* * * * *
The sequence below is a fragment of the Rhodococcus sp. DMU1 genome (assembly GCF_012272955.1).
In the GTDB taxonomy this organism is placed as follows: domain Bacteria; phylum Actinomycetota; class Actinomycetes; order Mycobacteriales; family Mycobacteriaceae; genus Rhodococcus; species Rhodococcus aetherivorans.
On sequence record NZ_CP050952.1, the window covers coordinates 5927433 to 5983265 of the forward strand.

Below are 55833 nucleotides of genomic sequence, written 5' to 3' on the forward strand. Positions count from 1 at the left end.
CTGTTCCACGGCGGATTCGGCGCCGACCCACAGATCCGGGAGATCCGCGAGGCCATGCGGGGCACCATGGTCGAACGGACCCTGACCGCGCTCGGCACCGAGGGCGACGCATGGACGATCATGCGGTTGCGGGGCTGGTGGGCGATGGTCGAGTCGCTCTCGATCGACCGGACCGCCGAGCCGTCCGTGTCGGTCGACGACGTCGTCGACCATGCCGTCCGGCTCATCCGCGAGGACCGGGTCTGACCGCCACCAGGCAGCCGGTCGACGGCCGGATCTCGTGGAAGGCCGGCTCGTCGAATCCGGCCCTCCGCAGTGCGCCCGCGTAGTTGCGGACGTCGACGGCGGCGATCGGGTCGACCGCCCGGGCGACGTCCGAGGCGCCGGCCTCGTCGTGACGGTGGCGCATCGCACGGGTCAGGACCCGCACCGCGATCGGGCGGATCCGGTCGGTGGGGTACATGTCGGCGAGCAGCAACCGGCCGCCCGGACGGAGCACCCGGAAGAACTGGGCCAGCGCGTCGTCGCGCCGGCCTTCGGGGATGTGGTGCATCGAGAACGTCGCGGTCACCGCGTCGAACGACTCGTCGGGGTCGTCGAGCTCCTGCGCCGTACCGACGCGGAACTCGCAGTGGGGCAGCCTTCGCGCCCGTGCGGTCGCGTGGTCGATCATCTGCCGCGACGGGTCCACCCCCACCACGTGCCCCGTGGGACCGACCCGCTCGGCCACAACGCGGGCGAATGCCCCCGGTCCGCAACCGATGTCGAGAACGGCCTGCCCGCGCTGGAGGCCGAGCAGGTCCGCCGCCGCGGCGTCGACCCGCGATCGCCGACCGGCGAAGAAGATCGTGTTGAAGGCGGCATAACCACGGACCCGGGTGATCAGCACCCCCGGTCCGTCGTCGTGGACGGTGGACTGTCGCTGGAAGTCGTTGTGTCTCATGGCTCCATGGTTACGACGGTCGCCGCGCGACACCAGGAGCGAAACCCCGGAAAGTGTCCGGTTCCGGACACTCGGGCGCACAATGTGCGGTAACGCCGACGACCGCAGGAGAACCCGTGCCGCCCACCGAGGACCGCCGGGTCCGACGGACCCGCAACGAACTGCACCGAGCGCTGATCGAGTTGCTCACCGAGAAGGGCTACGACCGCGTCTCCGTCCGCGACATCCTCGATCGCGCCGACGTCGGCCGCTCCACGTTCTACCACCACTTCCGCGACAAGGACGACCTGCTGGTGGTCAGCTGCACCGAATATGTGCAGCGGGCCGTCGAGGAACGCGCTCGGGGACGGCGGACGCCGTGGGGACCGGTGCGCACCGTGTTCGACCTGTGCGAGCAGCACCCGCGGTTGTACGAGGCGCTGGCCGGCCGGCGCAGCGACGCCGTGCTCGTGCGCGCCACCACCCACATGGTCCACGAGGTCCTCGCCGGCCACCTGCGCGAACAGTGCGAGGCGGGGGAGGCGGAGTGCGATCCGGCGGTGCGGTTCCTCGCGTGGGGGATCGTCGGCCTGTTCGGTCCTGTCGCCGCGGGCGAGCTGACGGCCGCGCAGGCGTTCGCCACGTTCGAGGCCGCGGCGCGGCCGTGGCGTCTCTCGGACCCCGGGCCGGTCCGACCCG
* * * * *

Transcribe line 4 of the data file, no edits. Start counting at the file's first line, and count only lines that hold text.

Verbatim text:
Below are 55833 nucleotides of genomic sequence, written 5' to 3' on the forward strand. Positions count from 1 at the left end.